Some Turkish website has had my article on their site for months and I can't figure out how to get them to remove it. They've actually stolen this article 2 or 3 times before and used it on several different sites they run. I've sent a few emails to the site it's on and they don't respond. They're using Cloudflare (a firewall service), who tells me that the site's hosting company is OVH. OVH is denying they're hosting it because the IP address belongs to Cloudflare. Cloudflare told me they will give the actual IP to OVH so they can confirm it's an OVH site, but OVH has stopped replying to my copyright infringement emails I've sent. Their Twitter support doesn't follow up on anything and calling their 800# was useless. Is there anything else I can do?
http://redknightsmn1.org/how-to-draw-a- … mposition/
About all that's left is to contact Google (and Bing and any other search engines you think of). Explain it is an illegally copied article, that you have repeatedly ask that it be taken down and request that the search engines remove reference to it from their SERP's.
You can try the Turkish government, too, but I'd be really surprised if that would work. I have had some success going through government, but it wasn't Turkey!
Thank you for the suggestions. I'll try the search engines and see what happens.
As wilderness said, if the site that copied your content refuses to remove it you can contact Bing and Google to get it removed from search results. Please visit the FAQ for contact information: http://hubpages.com/faq/#copiedhub
Turkey does not care. Very few countries outside the US care about US law. They don't really care about google or bing weither. Google doesn't really care about stolen content, unless ordered by a court in the country of the suit. Just do a search for wikileaks.....and see what comes up. Google, bing are not internet police, although many think they are. Google does not control what is on the web. Stolen is probably not the right word anyway. Using it without your permission might be, but even in the US you must jump through several hurdles to get anywhere. Most people blow off stuff like this. The internet was made prime for stolen content.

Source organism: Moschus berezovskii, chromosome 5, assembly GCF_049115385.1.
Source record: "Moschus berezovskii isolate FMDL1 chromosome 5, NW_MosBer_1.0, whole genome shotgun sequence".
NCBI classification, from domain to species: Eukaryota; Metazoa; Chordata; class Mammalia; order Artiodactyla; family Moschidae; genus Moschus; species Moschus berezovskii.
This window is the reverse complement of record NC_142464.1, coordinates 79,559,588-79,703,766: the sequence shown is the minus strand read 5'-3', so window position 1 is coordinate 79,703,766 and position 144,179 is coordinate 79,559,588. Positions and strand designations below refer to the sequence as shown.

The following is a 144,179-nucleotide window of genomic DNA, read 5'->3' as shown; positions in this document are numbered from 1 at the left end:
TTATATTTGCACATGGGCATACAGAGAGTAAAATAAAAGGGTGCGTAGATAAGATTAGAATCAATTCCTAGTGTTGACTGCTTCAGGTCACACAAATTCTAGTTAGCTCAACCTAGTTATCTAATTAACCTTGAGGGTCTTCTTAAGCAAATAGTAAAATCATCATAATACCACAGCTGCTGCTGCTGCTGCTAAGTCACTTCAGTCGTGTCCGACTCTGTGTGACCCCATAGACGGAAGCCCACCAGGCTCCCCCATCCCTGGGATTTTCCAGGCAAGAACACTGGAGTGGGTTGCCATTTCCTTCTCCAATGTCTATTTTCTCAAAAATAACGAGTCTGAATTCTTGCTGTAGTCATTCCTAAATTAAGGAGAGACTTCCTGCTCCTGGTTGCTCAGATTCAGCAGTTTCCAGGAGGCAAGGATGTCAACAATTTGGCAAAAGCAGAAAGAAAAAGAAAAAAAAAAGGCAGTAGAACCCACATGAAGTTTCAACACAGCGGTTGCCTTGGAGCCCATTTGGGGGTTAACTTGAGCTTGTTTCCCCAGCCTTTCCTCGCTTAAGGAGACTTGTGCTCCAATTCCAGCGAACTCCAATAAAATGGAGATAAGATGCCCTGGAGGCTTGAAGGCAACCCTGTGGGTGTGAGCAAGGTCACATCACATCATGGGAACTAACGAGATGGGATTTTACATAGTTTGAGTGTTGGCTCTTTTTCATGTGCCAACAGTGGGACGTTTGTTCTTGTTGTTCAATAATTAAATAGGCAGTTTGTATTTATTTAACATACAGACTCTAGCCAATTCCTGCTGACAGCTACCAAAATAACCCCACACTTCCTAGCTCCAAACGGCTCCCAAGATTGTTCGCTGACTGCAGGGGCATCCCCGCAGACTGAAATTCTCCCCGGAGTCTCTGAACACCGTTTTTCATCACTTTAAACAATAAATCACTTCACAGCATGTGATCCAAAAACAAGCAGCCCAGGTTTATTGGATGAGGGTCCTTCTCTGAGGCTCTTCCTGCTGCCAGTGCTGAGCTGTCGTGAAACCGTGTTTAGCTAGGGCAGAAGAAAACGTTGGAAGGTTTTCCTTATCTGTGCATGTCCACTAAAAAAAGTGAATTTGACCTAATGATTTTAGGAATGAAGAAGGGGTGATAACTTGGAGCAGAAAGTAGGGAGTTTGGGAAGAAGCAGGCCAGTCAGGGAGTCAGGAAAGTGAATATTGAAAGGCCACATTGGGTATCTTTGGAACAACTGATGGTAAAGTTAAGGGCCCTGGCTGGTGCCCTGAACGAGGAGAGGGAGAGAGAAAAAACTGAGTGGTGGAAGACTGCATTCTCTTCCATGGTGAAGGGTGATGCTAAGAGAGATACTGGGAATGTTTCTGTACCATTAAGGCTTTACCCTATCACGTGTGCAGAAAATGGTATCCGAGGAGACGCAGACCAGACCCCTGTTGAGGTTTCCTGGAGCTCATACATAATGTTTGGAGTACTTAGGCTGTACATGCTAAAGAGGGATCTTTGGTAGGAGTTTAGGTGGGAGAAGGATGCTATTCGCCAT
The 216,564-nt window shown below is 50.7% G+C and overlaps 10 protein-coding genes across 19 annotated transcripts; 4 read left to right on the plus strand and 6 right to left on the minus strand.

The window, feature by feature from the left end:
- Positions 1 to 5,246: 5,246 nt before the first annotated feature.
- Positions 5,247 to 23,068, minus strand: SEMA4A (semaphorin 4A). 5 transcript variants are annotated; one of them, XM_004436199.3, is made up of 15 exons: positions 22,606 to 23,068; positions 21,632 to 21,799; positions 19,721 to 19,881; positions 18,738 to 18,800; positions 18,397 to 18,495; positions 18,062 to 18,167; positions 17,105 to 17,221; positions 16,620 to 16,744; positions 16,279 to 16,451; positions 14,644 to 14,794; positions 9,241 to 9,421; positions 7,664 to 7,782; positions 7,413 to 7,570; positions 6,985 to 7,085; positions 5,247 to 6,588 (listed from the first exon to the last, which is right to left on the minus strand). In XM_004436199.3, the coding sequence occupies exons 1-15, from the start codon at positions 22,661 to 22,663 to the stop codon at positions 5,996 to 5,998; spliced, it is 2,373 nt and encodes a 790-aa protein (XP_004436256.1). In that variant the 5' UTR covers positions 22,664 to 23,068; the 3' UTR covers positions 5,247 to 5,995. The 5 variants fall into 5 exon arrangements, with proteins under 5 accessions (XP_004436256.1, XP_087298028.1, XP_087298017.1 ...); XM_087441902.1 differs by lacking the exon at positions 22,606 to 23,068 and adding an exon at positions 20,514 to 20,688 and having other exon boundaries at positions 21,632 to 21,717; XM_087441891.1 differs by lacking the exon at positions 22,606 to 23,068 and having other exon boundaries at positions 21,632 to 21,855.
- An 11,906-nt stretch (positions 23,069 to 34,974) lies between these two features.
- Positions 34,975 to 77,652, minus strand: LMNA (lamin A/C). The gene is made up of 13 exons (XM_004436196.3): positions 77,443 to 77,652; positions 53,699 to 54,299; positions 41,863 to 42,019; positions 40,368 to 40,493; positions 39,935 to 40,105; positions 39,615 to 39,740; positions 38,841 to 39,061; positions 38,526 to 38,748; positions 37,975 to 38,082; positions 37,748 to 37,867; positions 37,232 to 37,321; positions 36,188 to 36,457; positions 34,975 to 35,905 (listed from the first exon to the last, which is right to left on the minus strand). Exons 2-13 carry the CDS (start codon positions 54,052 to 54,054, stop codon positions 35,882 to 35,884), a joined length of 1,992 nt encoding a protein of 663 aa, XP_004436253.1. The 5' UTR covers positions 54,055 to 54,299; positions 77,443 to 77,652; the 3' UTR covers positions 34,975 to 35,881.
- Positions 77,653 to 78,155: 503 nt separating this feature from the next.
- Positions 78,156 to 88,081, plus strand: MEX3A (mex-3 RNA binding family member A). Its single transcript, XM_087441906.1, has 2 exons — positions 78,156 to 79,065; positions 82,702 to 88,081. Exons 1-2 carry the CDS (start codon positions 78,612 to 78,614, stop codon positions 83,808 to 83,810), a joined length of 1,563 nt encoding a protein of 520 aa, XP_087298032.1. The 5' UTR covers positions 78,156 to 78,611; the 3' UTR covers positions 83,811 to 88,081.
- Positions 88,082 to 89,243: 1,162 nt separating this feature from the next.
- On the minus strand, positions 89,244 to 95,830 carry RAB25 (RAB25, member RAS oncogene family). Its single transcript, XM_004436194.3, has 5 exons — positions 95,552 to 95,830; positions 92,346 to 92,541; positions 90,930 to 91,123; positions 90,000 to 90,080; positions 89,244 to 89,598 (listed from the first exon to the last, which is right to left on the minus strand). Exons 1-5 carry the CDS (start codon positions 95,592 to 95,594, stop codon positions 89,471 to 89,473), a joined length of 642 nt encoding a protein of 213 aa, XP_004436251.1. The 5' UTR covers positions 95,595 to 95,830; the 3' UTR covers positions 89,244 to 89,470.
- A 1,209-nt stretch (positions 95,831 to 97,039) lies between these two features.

People need to realize that there are popular search engines in parts of the world. Like yandex and eastern europe. Yandex could give a rip about stolen anything.
Sure they care about search engines. A public-facing site that doesn't rank in search engine might as well not exist at all, because most sites target affluent American and European audiences. Those targeting purely a Chinese or Korean audience or one of the other handful of countries where people do not overwhelmingly use Google certainly could be ignored, but that is a tiny minority of sites.
Sites that use Adsense or other ad-services also respond very quickly if you report them there. It is not so much where the site is, as where all the factors they need for success are. Usually at least one of them (servers, owner, domain, search engine, advertisers) is in the US or Europe and so responds to a take down notice.
I serve notices very often for various digital properties and have one-step (one email with take down notice) success well over 90% of the time. And that includes Russian filesharing sites and the like.
1. Try to contact website and ask them to delete your content
2. Generate DMCA report and send to hosting provider
3. Report Google and other search engines for duplicate content
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